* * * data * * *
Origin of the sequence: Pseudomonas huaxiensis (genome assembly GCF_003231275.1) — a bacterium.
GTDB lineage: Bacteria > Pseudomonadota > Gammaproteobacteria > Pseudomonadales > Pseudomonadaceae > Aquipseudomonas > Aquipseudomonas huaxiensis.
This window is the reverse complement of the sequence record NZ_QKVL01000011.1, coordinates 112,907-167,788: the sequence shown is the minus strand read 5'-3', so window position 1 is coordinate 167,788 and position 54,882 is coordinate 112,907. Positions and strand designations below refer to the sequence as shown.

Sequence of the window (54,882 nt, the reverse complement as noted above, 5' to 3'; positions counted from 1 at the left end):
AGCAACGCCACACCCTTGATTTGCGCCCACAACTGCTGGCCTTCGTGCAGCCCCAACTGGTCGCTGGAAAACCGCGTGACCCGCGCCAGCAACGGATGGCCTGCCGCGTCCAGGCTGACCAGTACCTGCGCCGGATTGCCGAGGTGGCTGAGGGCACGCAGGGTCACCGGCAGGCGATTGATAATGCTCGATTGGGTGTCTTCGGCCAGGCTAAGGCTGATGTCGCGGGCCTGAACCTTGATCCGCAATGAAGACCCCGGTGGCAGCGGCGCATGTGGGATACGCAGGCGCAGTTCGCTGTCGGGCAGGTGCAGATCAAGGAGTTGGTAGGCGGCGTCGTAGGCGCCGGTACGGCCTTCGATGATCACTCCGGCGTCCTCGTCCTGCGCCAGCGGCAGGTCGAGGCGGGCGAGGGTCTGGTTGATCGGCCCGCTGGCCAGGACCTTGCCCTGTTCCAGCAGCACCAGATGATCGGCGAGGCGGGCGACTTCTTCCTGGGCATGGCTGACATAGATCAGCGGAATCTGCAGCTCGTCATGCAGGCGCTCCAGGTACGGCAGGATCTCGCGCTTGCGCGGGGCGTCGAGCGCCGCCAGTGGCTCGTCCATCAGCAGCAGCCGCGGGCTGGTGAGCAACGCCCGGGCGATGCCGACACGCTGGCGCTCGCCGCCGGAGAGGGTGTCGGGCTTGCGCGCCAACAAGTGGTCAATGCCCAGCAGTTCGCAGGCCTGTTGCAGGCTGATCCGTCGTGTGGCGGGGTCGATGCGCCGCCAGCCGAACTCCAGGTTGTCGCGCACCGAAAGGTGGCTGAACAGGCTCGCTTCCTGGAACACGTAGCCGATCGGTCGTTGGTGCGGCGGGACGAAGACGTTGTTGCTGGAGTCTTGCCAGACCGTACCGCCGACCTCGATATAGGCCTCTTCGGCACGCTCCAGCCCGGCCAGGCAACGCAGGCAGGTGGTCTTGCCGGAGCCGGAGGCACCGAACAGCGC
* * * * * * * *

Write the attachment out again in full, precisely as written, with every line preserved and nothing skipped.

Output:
Origin of the sequence: Pseudomonas huaxiensis (genome assembly GCF_003231275.1) — a bacterium.
GTDB lineage: Bacteria > Pseudomonadota > Gammaproteobacteria > Pseudomonadales > Pseudomonadaceae > Aquipseudomonas > Aquipseudomonas huaxiensis.
This window is the reverse complement of the sequence record NZ_QKVL01000011.1, coordinates 112,907-167,788: the sequence shown is the minus strand read 5'-3', so window position 1 is coordinate 167,788 and position 54,882 is coordinate 112,907. Positions and strand designations below refer to the sequence as shown.

Sequence of the window (54,882 nt, the reverse complement as noted above, 5' to 3'; positions counted from 1 at the left end):
AGCAACGCCACACCCTTGATTTGCGCCCACAACTGCTGGCCTTCGTGCAGCCCCAACTGGTCGCTGGAAAACCGCGTGACCCGCGCCAGCAACGGATGGCCTGCCGCGTCCAGGCTGACCAGTACCTGCGCCGGATTGCCGAGGTGGCTGAGGGCACGCAGGGTCACCGGCAGGCGATTGATAATGCTCGATTGGGTGTCTTCGGCCAGGCTAAGGCTGATGTCGCGGGCCTGAACCTTGATCCGCAATGAAGACCCCGGTGGCAGCGGCGCATGTGGGATACGCAGGCGCAGTTCGCTGTCGGGCAGGTGCAGATCAAGGAGTTGGTAGGCGGCGTCGTAGGCGCCGGTACGGCCTTCGATGATCACTCCGGCGTCCTCGTCCTGCGCCAGCGGCAGGTCGAGGCGGGCGAGGGTCTGGTTGATCGGCCCGCTGGCCAGGACCTTGCCCTGTTCCAGCAGCACCAGATGATCGGCGAGGCGGGCGACTTCTTCCTGGGCATGGCTGACATAGATCAGCGGAATCTGCAGCTCGTCATGCAGGCGCTCCAGGTACGGCAGGATCTCGCGCTTGCGCGGGGCGTCGAGCGCCGCCAGTGGCTCGTCCATCAGCAGCAGCCGCGGGCTGGTGAGCAACGCCCGGGCGATGCCGACACGCTGGCGCTCGCCGCCGGAGAGGGTGTCGGGCTTGCGCGCCAACAAGTGGTCAATGCCCAGCAGTTCGCAGGCCTGTTGCAGGCTGATCCGTCGTGTGGCGGGGTCGATGCGCCGCCAGCCGAACTCCAGGTTGTCGCGCACCGAAAGGTGGCTGAACAGGCTCGCTTCCTGGAACACGTAGCCGATCGGTCGTTGGTGCGGCGGGACGAAGACGTTGTTGCTGGAGTCTTGCCAGACCGTACCGCCGACCTCGATATAGGCCTCTTCGGCACGCTCCAGCCCGGCCAGGCAACGCAGGCAGGTGGTCTTGCCGGAGCCGGAGGCACCGAACAGCGC